In the beginning …
It’s said that every picture tells a story, but there’s sometimes a hidden tale behind the image. I’ve decided to begin a series of posts that reveal some of the unseen details behind my photographs.
Before you read further, look at the picture above. What story have you created around it; what does it say to you?
I have an interest in both words and pictures (even as I admit they’re a poor counterfeit for immediate experience). Little wonder I spent a period of my life working in advertising and that my closest friends have often been graphic designers … or psychologists.
For better or worse, I’m going to tell the story that led to the making of “The Bible Society,” and the life it took on afterwards.
The decisive moment
I decided that morning, in 1981, I was going to become invisible. I’d read about Henri Cartier Bresson’s “decisive moment” and mastered at least the first part of the “f8 and be there” creed. I would remain alert, while blending into the crowd.
With a roll of Panatomic-X — one of the finest B&W films Kodak ever produced — in my trusty Nikon FM, I wandered over to my friend Bryan Beard’s house. After the usual pot of tea, we jumped on a bus and spent the long ride from White Rock to Vancouver reviewing our recent climbing experiences.
The contact sheet reveals just 10 images shot that day. We walked on Granville Street, where I exposed a few frames, including shots of a busking jazz trio, then we moved on to Chinatown, where I recorded fish merchants at work and an apothecary, who wasn’t too happy to have me poking my camera in his door.
Between these two locales, there is a single frame — the seventh exposure — taken at the intersection of Dunsmuir and Richards Streets.
Bryan and I were chatting as we waited for the walk signal and, when I looked forward, there was the moment. I didn’t raise the camera; I simply used the measurements on the focus ring to quickly focus and snapped the shutter, assuming the exposure would be similar to the last. A shot from the hip. Remember when one had to make all those decisions and execute them manually? Now it’s all ‘program’ and be there.
Ten years later, I entered the image in the juried show “Vancouver’s Vancouver” (Aug. 15-Sept. 15 1992), organized by Urban Photographic Projects. These shows (I’d seen an earlier project in Toronto) were distributed through the streets of the featured city, with shops hosting images in their windows, turning parts of the downtown into an open air gallery.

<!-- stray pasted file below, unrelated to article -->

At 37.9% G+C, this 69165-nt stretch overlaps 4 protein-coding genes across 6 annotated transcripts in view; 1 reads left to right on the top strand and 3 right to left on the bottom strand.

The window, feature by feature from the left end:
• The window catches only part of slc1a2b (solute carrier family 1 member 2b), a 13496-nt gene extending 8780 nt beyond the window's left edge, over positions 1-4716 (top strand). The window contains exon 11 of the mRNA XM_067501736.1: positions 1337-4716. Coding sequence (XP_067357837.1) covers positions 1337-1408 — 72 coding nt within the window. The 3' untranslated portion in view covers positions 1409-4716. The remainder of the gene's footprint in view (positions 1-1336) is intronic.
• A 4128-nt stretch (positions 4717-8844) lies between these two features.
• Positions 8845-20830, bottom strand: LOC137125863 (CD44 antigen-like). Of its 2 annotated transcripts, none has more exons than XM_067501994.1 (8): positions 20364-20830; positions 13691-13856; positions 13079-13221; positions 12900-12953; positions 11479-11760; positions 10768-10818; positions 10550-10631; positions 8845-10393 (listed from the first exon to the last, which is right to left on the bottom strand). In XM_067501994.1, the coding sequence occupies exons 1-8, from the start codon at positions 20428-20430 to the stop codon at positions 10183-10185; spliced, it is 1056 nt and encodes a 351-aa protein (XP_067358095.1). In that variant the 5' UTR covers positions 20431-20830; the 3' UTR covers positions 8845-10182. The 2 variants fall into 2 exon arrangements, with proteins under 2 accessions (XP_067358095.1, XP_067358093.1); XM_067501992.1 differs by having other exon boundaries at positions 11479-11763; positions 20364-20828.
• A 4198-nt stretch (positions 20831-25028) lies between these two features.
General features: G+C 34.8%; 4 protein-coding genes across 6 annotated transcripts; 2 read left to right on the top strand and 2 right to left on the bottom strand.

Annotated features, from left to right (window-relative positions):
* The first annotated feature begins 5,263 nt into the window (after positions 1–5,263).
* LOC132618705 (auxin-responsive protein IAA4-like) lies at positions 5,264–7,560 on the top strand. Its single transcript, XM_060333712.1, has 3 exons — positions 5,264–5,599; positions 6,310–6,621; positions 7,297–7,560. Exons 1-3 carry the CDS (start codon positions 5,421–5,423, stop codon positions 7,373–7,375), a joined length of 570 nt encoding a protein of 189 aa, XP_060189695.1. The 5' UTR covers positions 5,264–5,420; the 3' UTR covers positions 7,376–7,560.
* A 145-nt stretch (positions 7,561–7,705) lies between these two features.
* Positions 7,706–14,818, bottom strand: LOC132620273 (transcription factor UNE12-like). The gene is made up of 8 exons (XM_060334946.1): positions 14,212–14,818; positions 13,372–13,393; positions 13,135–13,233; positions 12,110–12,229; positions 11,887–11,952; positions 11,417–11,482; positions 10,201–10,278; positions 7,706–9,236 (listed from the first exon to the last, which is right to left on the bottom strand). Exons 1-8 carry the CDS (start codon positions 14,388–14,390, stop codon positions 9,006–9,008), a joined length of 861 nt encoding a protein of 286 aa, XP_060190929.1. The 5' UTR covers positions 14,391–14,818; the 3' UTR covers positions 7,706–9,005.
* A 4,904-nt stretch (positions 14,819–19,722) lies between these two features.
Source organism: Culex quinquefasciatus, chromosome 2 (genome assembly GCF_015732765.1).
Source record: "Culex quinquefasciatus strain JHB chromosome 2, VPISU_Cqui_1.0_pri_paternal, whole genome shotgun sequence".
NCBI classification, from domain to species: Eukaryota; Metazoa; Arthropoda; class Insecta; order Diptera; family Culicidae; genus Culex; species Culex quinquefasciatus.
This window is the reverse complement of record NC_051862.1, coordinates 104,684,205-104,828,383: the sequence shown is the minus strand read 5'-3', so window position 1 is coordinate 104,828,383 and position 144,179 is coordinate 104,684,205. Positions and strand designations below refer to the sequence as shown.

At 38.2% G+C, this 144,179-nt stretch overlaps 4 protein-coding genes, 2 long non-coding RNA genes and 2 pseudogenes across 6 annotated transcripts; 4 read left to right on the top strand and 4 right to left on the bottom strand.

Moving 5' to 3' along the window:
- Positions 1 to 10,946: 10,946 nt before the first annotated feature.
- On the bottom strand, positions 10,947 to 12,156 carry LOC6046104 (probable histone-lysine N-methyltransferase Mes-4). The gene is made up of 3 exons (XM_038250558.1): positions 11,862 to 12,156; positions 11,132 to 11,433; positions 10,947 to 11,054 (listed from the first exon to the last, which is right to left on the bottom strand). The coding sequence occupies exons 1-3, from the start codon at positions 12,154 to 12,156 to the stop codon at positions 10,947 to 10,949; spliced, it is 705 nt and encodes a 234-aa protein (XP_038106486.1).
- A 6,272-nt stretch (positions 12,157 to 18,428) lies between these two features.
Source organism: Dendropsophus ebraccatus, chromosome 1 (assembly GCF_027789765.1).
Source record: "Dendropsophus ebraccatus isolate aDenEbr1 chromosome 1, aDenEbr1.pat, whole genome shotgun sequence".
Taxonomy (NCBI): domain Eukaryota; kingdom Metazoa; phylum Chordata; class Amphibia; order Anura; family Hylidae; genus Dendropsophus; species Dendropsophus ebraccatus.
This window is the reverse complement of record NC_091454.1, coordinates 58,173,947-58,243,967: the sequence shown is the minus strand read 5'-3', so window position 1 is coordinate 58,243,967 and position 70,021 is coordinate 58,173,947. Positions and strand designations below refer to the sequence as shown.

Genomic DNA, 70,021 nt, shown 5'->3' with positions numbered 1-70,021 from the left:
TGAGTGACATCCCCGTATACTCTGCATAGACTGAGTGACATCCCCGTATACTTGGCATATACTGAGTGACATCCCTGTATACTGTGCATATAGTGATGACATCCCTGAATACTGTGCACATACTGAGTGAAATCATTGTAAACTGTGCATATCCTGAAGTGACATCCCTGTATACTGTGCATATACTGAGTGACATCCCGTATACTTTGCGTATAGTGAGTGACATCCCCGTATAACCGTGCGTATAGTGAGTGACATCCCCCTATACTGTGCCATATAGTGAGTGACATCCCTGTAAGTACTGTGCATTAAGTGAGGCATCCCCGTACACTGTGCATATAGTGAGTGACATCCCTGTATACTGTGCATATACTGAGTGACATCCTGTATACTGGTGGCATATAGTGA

The Bible Society, paired with another one of my photos — featuring a younger though no less hirsute chap, emerging from the crest of a blooming cherry tree — was hosted in a women’s fashion shop on trendy Robson Street. The next part of the tale was relayed to me by the shop owner.
A group of women had congregated in front of the store window, enjoying the images, when one of them glanced to the side.
“It’s him!” she cried out, pointing to a man strolling up the street. The chap was understandably startled. Had he been mistaken for a thief? He stopped in his tracks.
“No, it’s you, here in this picture,” the woman explained.
A few days later, the proprietor of the shop handed me a business card: “Robert Easton, the Henry Higgins of Hollywood.” I phoned him a short time later. Easton, it turned out, is a dialect coach to the stars. His promotions list every actor under the sun as clients.
On that day in 1981, he recalled, he was in Vancouver working on a film and had just been down Richards Street, visiting his favourite antiquarian bookstore. He did not recall me or my camera. Another movie brought him back during the summer of 1992. Serendipity led him to Robson Street, and the strange welcome that awaited him.
Did I read? Voraciously.
Who was my favourite author? Hmm, that’s tough, but I’d have to say Aldous Huxley.
Turns out Easton knew Huxley well. The British novelist and philosopher spent his final years in California, working as a scriptwriter. Easton has also logged plenty of time in front of the camera, on television and in feature films. We talked at length about politics, culture, and the arts. I sent him one of the large show posters featuring the image.
I was awarded second prize by the jury (for another photograph, shot from the top of Vancouver’s Pacific National Exhibition roller-coaster trestle) but The Bible Society, as no other photograph I’ve made, was spontaneous in its original execution and ultimately surprising in the story it would create for itself.
Now that you know these background details, has the meaning you attached to it been devalued or have these words enriched the visual story? Would you rather I’d left you with your own interpretation? Let me know in comments.